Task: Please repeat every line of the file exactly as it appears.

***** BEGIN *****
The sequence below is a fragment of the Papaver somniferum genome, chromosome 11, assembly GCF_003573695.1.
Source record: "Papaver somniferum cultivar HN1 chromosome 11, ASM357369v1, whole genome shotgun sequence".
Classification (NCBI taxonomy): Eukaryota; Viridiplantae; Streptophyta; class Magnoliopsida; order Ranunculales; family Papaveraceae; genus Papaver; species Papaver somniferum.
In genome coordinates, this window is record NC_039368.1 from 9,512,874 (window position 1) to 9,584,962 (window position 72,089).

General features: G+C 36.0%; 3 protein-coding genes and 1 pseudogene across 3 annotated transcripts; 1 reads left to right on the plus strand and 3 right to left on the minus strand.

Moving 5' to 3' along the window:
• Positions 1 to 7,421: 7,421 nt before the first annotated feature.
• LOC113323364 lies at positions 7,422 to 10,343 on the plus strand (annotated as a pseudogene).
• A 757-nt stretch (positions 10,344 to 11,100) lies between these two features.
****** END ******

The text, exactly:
The sequence below is a fragment of the Papaver somniferum genome, chromosome 11, assembly GCF_003573695.1.
Source record: "Papaver somniferum cultivar HN1 chromosome 11, ASM357369v1, whole genome shotgun sequence".
Classification (NCBI taxonomy): Eukaryota; Viridiplantae; Streptophyta; class Magnoliopsida; order Ranunculales; family Papaveraceae; genus Papaver; species Papaver somniferum.
In genome coordinates, this window is record NC_039368.1 from 9,512,874 (window position 1) to 9,584,962 (window position 72,089).

General features: G+C 36.0%; 3 protein-coding genes and 1 pseudogene across 3 annotated transcripts; 1 reads left to right on the plus strand and 3 right to left on the minus strand.

Moving 5' to 3' along the window:
• Positions 1 to 7,421: 7,421 nt before the first annotated feature.
• LOC113323364 lies at positions 7,422 to 10,343 on the plus strand (annotated as a pseudogene).
• A 757-nt stretch (positions 10,344 to 11,100) lies between these two features.